chris kabel: wood ring bench
 
chris kabel: wood ring bench chris kabel: wood ring bench
feb 29, 2012

chris kabel: wood ring bench

‘wood ring bench’ by chris kabel

rotterdam-based designer chris kabel has created ‘wood ring bench’, a group of 100 trapezium-shaped pieces.
similar to a wooden barrel, the parts are held together with a metal strap, eliminating the need for adhesives and allowing for flexibility.
since the segments all come from the same 10 meter long piece of lumber, special attention was paid to retaining a continuous wood grain
when the seat is assembled.  
 
the oregon pine used for the project is originally from canada, where it lay in the river for a year washing out wood acids.
it then dried in the netherlands for the following two years. finished with a matte transparent varnish, the final product measures 3 meters in diameter. 

‘wood ring bench’ will be exhibited at the galerie kreo in paris from march 8th until may 2nd, 2012. 

assembling the 100 pieces 

top view of bench

grain continues through the bench 

tapered parts fit together in a circular form 

lumber from canada 

general idea of wood grain continuing through the solid wood 

view of the inside of the tapered pine segment 

process image 

detail of the wood before it was finished 

  • cool & clearly explained

    ardesmida says:
  • very good concept and follow through, wish I would have thought of that!

    FJR says:
  • what a waste of wood!

    bilbobaggins says:
  • what`s the reason WHF?!

    somebody says:
  • Massive waste of material. Poor design and lack of concern for the environment.

    Mike says:
  • art should be the only authorized way to craft wood

    LUCIANO says:
  • Guess I would have accepted the wasteful design in terms of use of material as the outcome is impressive, nevertheless if one pays attention to the way the wood is used, it is inevitable that within a short time the centers of the lumber will start cracking (as is actually happening in the section photo) – which raises questions on the understanding of the material and its application.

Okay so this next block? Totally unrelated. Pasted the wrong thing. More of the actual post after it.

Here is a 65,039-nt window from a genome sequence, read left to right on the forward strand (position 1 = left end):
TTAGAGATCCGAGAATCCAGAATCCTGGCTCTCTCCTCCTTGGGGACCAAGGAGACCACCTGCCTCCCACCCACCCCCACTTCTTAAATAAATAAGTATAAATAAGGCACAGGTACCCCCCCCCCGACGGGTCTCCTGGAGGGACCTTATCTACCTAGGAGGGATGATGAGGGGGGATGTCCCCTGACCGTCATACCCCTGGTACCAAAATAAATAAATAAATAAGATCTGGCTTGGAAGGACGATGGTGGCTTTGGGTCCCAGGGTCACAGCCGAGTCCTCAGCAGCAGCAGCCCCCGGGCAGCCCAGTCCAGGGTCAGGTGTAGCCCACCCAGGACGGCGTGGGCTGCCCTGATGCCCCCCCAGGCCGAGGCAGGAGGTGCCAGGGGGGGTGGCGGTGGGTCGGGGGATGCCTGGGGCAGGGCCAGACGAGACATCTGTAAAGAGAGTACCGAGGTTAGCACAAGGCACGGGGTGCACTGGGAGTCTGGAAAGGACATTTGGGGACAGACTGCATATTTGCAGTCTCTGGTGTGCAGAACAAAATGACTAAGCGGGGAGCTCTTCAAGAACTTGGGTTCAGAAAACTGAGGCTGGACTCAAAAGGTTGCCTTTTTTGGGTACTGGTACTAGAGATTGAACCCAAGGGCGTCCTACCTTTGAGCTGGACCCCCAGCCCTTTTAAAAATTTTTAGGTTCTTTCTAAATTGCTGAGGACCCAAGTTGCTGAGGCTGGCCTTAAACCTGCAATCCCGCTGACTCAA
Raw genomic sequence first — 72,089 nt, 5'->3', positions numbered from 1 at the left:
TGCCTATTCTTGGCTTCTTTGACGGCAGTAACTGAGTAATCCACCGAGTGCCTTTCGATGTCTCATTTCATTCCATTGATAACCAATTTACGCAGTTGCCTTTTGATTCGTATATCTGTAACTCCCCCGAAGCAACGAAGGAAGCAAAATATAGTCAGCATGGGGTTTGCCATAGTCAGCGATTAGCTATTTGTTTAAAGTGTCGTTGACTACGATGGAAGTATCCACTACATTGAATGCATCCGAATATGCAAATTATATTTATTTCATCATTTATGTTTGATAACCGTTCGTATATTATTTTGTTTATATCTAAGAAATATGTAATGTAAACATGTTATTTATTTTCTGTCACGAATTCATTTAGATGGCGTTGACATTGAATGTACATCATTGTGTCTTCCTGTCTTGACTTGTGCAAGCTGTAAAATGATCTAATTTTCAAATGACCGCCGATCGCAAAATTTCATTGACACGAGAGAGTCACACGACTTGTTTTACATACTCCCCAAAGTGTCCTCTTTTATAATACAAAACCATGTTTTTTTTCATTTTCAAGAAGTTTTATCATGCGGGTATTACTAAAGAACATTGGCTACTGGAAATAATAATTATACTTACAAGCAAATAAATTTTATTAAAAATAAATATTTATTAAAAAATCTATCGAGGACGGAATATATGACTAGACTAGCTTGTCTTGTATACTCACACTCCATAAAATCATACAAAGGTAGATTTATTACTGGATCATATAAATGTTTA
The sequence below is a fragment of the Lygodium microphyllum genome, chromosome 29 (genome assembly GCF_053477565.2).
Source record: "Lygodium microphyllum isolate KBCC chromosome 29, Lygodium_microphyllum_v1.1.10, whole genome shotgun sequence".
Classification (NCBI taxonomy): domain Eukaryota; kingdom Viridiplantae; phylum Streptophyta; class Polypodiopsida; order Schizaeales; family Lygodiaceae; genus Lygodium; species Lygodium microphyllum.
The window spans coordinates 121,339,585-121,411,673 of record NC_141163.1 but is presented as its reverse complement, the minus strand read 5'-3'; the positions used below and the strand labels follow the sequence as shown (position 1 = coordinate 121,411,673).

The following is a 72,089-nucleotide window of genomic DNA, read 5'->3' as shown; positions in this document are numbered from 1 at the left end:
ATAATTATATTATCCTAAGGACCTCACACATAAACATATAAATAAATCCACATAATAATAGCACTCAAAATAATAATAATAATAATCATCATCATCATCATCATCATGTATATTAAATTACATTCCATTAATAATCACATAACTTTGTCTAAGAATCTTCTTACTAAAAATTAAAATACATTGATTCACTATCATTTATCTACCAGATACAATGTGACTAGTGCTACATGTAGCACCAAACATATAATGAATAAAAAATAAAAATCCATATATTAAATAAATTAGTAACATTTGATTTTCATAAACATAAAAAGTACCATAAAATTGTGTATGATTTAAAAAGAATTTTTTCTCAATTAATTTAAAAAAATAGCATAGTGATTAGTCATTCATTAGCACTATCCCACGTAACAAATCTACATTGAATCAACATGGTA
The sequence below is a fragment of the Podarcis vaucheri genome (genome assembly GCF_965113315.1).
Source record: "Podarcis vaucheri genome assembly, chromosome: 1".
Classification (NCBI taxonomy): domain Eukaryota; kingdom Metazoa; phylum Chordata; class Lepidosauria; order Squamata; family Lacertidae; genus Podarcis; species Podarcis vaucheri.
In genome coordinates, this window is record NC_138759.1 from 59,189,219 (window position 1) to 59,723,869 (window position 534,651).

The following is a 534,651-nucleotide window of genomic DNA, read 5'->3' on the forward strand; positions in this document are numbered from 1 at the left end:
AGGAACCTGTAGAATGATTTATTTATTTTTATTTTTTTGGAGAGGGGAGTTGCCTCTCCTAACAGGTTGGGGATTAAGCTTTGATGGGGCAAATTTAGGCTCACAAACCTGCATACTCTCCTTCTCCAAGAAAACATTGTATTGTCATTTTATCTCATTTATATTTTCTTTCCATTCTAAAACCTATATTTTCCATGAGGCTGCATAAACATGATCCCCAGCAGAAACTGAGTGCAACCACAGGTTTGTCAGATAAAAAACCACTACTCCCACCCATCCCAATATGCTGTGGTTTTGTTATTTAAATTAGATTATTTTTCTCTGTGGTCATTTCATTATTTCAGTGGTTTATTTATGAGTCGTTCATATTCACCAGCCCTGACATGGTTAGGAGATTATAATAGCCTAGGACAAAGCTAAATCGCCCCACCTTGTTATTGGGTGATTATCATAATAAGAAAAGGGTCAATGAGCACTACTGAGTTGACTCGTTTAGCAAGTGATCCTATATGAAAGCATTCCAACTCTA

The design per se’ is interesting, but the one log usage and visual seems insensitive in terms of material use and in terms of sensitivity to the ongoing debate regarding environmental efficiency and sustenance ; and in that aspect reduces the designs validity.

    ubico says:
  • yup….i don\’t see the point at all….

    shiva says:
  • the designer has just informed us that the image of the lumber above is not for one \’wood ring bench\’, but for 10. please keep in mind that all furniture made from wood has some waste associated to its manufacturing.

    bora db says:
  • it can be argued that the concept may be a bit insensitive to the ongoing dialog regarding environmental efficiency. however, the cracks in the lumber are certainly a result of the drying process and to my eye have probably stabilized and will cause no structural issues. we have a few (very old and very beautiful) solid softwood stools from japan that were cut from a single log– they have cracks that propagate from the center, and pose no structural issues at all, so the assertion that the designer does not understand the material is being a bit unfair. often if a crack in a large timber is exposed, it can be treated with a butterfly key inlay if necessary, which is a beautiful thing in and of itself.

    lgover says:
  • Not a lot of woodworkers in this comment board I see…. The cracks, along with the knots and general imperfections of the bench, make it clear that this is construction grade lumber, which means that if you attempted to cut it thin, it would not be structurally acceptable for use…. thus this is quite a proper use of material that would otherwise merely end up inside of a building.

    This, in general is the problem with designers, no real knowledge of the material or the craft of making, and a lot of holier than thou gasbaggery.

    Ted says:
  • poor design, poor wood!

    JacopoDB says:

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